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Abstract

Objective

To determine bladder neck positional changes between standing and recumbent positions in bitches and whether change is related to continence status or general anesthesia, or both, and to evaluate reproducibility of measurements.

Animals

45 continent animals and 46 incontinent bitches with urethral sphincter mechanism incompetence (SMI).

Procedure

Distance between the bladder neck and perineal skin was measured ultrasonographically via the perineum while each dog was conscious in standing and right lateral recumbency and in right lateral recumbency under general anesthesia. Measurements of the bladder neck position obtained in right lateral recumbency under anesthesia were compared with radiographic measurements of the same parameter. Reproducibility of the ultrasonographic measurements of the distance between bladder neck and perineum was assessed on 3 occasions for each position in 50 dogs.

Results

In all dogs, differences in bladder neck position between standing and recumbent conscious-associated positions were not significant. However, caudal bladder neck movement between standing conscious- and recumbent anesthesia-associated positions and between recumbent conscious- and anesthesia-associated positions was significant for all dogs. Incontinent bitches had greater degree of caudal bladder movement during anesthesia. Mean difference in bladder neck positions between recumbent conscious- and recumbent anesthesia-associated positions was 0.24 cm in continent, compared with 0.73 cm in incontinent, bitches. Radiographic measurements were significantly greater than ultrasonographic measurements. Differences between repeated measurements for standing position were not significant, but those for recumbent conscious- and recumbent anesthesia-associated positions were significant.

Conclusions

Additional vesicourethral support mechanisms in continent dogs, are deficient in bitches with SMI, allowing the bladder neck to move further caudad. (Am J Vet Res 1998;59:673-679)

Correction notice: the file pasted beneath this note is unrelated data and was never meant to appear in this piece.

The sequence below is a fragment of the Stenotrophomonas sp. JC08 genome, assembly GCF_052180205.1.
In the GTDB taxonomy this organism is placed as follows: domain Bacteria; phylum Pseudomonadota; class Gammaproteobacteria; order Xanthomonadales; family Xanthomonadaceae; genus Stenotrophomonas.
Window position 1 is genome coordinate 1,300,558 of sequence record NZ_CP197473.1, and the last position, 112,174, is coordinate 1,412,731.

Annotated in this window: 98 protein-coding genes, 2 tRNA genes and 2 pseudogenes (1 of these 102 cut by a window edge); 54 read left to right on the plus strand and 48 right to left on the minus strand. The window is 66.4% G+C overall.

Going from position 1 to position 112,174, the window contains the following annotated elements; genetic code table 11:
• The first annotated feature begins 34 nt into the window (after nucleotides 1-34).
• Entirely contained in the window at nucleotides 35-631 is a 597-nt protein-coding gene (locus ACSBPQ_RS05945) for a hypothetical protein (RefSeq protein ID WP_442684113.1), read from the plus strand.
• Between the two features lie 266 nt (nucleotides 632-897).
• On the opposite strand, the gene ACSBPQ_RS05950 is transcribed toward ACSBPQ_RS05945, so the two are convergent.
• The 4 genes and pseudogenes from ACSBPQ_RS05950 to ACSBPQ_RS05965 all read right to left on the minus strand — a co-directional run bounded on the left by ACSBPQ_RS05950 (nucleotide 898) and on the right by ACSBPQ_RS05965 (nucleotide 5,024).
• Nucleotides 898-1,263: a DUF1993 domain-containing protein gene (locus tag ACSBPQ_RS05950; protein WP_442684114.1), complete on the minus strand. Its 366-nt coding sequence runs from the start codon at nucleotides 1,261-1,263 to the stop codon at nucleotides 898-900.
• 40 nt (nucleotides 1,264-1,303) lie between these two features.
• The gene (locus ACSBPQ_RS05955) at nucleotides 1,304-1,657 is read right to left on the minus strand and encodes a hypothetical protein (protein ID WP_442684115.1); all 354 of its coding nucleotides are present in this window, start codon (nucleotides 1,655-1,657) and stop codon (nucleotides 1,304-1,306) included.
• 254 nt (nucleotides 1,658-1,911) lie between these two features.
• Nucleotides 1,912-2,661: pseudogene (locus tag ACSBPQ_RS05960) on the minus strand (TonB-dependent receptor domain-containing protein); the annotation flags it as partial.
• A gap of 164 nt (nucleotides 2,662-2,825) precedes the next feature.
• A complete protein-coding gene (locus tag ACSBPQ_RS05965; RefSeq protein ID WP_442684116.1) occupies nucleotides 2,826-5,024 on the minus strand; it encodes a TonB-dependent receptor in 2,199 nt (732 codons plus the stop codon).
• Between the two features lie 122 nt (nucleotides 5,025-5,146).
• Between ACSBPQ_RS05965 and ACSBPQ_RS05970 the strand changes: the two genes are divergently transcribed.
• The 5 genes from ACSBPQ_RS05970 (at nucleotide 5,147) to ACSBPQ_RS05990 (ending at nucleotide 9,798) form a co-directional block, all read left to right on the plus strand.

Free access
in American Journal of Veterinary Research

SUMMARY

Objective

To evaluate accuracy of formulas derived from linear ultrasonographic measurements and used in human beings to assess urinary bladder volume as a method of estimating bladder volume in dogs and to test reproducibility of ultrasonographic measurements of linear bladder dimensions.

Animals

64 live dogs (for bladder volume determination) and 31 fresh canine cadavers (for ultrasonographic assessment of reproducibility of measurements).

Procedure

Maximal length, longitudinal and transverse depth (DL and DT), and width were measured from the maximal longitudinal and transverse images. Bladder volume was estimated, using 6 formulas, and calculated volumes were compared statistically with the actual volume obtained by catheterization, using paired nonparametric tests. Reproducibility of bladder dimensions was investigated by measuring length, DL, DT, and width 3 times from each image of section. Measurements of depth (DL and DT) also were compared.

Results

Calculations of bladder volume from linear dimensions, using a formula described for use in human beings, gave a satisfactory indication of actual bladder volume; the median difference between actual and calculated volumes was only 5 ml. Bladder volume estimations were less accurate when large-volume bladders were measured. Matching between repeated measurements was significant (P < 0.005 for longitudinal bladder length and P < 0.0001 for bladder depth and width). Measurements of DL and DT were significantly (P < 0.01) different, with DL greater than DT.

Conclusions

Ultrasonographic assessment of bladder volume in dogs by application of the formula is sufficiently accurate for most clinical purposes.

Clinical Relevance

Ultrasonography would be a useful method of estimating bladder volume in dogs with severe obstruction or dysfunctional voiding of urine. (Am J Vet Res 1998;59:10–15)

Free access
in American Journal of Veterinary Research

Abstract

Objective

To use nuclear scintigraphy to establish a range of gastric emptying half times (t1/2) following a liquid or solid meal in nonsedated cats.

Animals

12 clinically normal 3-year-old domestic shorthair cats.

Procedure

A test meal of 75 g of scrambled eggs labeled with technetium Tc 99m tin colloid was fed to 10 of the cats, and solid-phase gastric emptying t1/2 were determined by use of nuclear scintigraphy. In a separate experiment, 8 of these cats plus an additional 2 cats were fed 18 ml (n = 5) or 36 ml (n = 5) of a nutrient liquid meal labeled with technetium Tc 99m pentetate. Liquid-phase gastric emptying t1/2 then were determined by use of scintigraphy.

Results

Solid-phase gastric emptying t1/2 were between 210 and 769 minutes (median, 330 minutes). Median liquid-phase gastric emptying t1/2 after ingestion of 18 or 36 ml of the test meal were 67 minutes (range, 60 to 96 minutes) and 117 minutes (range, 101 to 170 minutes), respectively. The median t1/2 determined for cats receiving 18 ml of the radiolabeled liquid was significantly less than that determined for cats receiving 36 ml of the test meal.

Conclusions and Clinical Relevance

The protocol was tolerated by nonsedated cats. Solid-phase gastric emptying t1/2 were prolonged, compared with liquid-phase t1/2, and a major factor governing the emptying rate of liquids was the volume consumed. Nuclear scintigraphy may prove useful in assessing gastric motility disorders in cats. (Am J Vet Res 1999;60:1222–1226)

Free access
in American Journal of Veterinary Research